Prenatal diagnosis of a lean umbilical cord: a simple marker for the fetus at risk of being small for gestational age at birth. (1/243)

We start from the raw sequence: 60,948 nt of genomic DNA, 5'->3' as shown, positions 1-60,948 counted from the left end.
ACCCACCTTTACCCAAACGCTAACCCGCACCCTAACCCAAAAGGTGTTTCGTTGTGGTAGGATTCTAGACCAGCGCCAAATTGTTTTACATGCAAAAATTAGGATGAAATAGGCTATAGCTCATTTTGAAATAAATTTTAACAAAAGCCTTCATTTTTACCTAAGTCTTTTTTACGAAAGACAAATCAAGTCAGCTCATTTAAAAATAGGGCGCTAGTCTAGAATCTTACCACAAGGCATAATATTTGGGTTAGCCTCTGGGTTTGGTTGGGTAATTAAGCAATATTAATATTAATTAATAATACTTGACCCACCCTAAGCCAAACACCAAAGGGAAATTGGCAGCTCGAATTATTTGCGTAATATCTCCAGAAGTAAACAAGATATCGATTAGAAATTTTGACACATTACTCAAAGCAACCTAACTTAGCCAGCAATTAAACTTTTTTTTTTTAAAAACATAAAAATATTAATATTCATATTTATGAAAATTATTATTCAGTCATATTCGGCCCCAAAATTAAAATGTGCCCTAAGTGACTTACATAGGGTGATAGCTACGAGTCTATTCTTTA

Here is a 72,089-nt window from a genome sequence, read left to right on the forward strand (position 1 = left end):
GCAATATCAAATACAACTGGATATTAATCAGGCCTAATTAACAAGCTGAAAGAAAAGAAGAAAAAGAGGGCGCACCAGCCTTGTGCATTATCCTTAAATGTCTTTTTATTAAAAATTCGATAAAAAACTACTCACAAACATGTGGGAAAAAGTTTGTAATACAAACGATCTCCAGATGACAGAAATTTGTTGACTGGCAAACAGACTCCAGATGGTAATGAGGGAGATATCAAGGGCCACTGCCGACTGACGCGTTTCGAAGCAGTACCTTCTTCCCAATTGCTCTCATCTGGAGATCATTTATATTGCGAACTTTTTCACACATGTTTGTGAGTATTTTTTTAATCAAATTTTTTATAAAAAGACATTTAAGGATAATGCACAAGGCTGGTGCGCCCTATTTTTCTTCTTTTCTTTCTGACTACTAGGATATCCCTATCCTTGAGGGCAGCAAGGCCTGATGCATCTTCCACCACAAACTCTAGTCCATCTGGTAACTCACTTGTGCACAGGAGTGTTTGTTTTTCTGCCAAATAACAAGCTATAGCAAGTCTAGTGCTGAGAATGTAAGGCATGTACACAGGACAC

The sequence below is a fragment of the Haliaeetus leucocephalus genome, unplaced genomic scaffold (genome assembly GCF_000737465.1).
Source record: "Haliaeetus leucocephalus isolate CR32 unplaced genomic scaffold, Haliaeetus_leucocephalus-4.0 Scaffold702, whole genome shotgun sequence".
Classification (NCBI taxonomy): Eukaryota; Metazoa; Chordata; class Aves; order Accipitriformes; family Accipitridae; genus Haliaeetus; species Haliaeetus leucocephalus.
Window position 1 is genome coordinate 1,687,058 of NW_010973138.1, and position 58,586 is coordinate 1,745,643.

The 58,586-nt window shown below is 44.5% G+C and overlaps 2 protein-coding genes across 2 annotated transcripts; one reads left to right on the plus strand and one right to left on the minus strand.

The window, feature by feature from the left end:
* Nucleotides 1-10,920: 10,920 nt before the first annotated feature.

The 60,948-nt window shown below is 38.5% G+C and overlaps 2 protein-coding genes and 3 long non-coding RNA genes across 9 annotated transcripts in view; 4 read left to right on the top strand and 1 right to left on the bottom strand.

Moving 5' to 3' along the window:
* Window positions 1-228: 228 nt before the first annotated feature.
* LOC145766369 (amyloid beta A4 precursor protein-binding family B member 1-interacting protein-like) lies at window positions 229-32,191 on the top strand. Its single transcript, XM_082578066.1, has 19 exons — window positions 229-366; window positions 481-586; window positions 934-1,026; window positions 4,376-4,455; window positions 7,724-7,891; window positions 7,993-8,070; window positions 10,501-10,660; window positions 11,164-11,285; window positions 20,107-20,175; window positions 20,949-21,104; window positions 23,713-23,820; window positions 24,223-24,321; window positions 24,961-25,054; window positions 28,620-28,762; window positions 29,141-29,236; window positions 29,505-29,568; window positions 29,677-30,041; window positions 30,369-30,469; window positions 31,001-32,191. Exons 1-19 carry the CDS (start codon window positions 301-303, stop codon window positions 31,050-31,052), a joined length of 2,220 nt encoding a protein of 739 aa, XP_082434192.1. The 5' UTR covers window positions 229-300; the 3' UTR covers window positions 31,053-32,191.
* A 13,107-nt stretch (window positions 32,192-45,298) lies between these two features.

OBJECTIVE: The purpose of this study was to investigate whether the prenatal diagnosis of a 'lean' umbilical cord in otherwise normal fetuses identifies fetuses at risk of being small for gestational age (SGA) at birth and of having distress in labor. The umbilical cord was defined as lean when its cross-sectional area on ultrasound examination was below the 10th centile for gestational age. METHOD: Pregnant women undergoing routine sonographic examination were included in the study. Inclusion criteria were gestational age greater than 20 weeks, intact membranes, and singleton gestation. The sonographic cross-sectional area of the umbilical cord was measured in a plane adjacent to the insertion into the fetal abdomen. Umbilical artery Doppler waveforms were recorded during fetal apnea and fetal anthropometric parameters were measured. RESULTS: During the study period, 860 patients met the inclusion criteria, of whom 3.6% delivered a SGA infant. The proportion of SGA infants was higher among fetuses who had a lean umbilical cord on ultrasound examination than among those with a normal umbilical cord (11.5% vs. 2.6%, p < 0.05). Fetuses with a lean cord had a risk 4.4-fold higher of being SGA at birth than those with a normal umbilical cord. After 25 weeks of gestation, this risk was 12.4 times higher when the umbilical cord was lean than when it was of normal size. The proportion of fetuses with meconium-stained amniotic fluid at delivery was higher among fetuses with a lean cord than among those with a normal umbilical cord (14.6% vs. 3.1%, p < 0.001). The proportion of infants who had a 5-min Apgar score < 7 was higher among those who had a lean cord than among those with normal umbilical cord (5.2% vs. 1.3%, p < 0.05). Considering only patients admitted in labor with intact membranes and who delivered an appropriate-for-gestational-age infant, the proportion of fetuses who had oligohydramnios at the time of delivery was higher among those who had a lean cord than among those with a normal umbilical cord (17.6% versus 1.3%, p < 0.01). CONCLUSION: We conclude that fetuses with a lean umbilical cord have an increased risk of being small for gestational age at birth and of having signs of distress at the time of delivery.  (+info)